For Both Gore and GOP, a Guilty Verdict to Watch

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Maria Hsia sat stoically as a Washington jury convicted her on five counts of illegal fund-raising Thursday; it's not hard to imagine Al Gore cringing at the news of the verdict. With the economy in good shape, the Cold War a distant memory and impeachment hearings a not-so-distant one, candidate character consistently ranks near the top of voter opinion polls in this year's presidential race. And Gore's connection to the Clinton-Gore Asian fund-raising muddle is one of his most prominent pressure points. While prosecutors argued that Hsia, the California immigration consultant who arranged Gore's infamous Buddhist temple fund-raiser, engaged in her illegal activities unbeknownst to the veep or the Democratic party, GOP leadership wasted no time in using the verdict to argue for increased scrutiny of the Democrats' all-but-anointed presidential candidate.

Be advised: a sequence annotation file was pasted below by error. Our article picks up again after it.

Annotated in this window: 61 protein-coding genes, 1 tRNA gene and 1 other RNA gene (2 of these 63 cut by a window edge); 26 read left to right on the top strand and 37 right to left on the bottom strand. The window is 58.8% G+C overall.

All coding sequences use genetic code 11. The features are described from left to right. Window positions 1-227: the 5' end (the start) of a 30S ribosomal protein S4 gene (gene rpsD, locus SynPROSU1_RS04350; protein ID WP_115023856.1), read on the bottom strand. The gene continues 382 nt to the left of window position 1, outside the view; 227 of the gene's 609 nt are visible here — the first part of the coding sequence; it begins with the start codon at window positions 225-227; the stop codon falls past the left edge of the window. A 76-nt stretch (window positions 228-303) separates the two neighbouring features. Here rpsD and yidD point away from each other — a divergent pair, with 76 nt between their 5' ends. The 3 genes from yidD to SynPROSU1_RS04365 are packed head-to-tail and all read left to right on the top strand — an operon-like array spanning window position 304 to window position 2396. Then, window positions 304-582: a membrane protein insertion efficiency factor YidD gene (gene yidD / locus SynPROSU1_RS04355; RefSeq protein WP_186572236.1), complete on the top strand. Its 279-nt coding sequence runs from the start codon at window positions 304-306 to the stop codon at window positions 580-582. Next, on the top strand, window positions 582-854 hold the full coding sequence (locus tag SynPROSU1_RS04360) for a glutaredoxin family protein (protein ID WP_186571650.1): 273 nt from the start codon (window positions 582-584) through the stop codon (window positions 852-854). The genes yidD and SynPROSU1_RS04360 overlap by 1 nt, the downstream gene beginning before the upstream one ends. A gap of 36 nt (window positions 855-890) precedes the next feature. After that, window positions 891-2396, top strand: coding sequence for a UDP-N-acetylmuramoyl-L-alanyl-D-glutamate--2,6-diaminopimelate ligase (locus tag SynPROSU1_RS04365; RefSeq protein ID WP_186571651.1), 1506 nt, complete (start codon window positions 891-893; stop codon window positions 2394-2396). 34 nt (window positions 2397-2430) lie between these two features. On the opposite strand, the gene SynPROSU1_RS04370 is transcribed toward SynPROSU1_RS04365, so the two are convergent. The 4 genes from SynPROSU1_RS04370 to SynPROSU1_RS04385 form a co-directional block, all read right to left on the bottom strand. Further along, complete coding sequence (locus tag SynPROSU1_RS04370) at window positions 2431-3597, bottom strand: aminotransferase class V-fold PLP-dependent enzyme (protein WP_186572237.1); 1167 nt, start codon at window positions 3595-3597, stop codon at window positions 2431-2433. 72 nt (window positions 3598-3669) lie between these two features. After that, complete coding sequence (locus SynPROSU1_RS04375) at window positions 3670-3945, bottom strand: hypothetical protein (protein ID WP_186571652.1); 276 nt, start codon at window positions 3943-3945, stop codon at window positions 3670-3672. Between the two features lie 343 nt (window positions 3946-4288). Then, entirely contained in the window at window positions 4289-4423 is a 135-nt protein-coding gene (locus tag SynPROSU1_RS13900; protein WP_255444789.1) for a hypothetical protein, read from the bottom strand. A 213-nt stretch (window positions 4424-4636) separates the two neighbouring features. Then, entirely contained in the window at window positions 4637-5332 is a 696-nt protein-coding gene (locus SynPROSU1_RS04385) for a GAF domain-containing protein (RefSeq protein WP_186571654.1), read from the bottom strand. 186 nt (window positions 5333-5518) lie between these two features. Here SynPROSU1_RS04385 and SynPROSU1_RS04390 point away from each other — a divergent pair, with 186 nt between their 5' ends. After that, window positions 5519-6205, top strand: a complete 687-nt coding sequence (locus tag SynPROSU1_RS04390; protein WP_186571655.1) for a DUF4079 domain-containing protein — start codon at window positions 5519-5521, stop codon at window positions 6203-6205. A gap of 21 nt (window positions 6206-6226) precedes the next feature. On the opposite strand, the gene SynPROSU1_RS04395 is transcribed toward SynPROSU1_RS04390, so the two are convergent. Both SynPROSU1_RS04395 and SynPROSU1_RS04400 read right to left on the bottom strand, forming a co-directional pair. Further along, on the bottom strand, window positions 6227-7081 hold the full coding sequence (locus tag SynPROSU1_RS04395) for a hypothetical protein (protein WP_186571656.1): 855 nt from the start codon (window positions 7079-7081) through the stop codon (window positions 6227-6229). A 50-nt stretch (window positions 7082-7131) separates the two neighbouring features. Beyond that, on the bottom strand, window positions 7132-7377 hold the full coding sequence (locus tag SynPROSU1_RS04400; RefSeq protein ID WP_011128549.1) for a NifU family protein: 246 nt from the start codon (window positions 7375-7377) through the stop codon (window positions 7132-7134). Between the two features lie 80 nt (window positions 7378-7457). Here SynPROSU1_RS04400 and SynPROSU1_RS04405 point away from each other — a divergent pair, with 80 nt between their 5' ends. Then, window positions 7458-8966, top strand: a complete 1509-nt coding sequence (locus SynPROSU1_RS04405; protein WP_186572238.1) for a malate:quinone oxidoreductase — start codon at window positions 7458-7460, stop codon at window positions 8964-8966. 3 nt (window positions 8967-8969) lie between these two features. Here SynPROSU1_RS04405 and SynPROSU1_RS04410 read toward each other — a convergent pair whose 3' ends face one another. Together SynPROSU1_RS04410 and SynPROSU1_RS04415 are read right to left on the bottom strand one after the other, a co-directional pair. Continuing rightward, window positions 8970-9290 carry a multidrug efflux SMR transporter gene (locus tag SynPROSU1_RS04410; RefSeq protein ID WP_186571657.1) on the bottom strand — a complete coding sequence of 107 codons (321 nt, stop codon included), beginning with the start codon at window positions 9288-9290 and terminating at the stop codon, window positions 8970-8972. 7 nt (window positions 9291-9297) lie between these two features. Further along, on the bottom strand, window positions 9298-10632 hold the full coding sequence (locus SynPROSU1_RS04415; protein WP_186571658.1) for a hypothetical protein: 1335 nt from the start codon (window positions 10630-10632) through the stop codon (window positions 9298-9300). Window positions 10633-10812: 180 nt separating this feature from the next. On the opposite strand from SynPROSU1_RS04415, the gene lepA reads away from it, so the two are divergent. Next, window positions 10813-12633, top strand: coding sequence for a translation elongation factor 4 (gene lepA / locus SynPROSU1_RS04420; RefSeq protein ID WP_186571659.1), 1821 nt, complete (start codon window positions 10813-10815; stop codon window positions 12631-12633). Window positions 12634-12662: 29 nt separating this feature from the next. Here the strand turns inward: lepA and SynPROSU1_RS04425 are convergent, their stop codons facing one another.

"It's time to get beyond the small fry," said Republican National Chairman Jim Nicholson in a statement that immediately followed the verdict "and take on the major players like Al Gore." A videotape of Gore's appearance at the Buddhist temple, which has heretofore been embargoed by prosecutors in the Hsia case, is certain to become perennial GOP fodder as the presidential race turns from intra-party rivalry to a battle of the giants.

But just how large a character issue the Hsia conviction will become may depend on the outcome of the Republican race. "If the nominee is John McCain, it's one scenario," notes TIME political correspondent Karen Tumulty. "McCain's been able to inspire voters on the campaign finance issue. But if it's George W. Bush, it's another story. While Bush hasn't done anything we know about that approaches illegality in fund-raising, the sheer volume of money he's raised hurts his credibility as a campaign finance reformer." McCain previewed how he'd handle Gore's record in Thursday night's GOP debate when he attacked Bush for allowing fund-raisers to stay in the Texas governor's mansion — a move he likened to the notorious transgressions of Clinton/Gore: the stays in the Lincoln Bedroom and Gore's fund-raising over White House phones.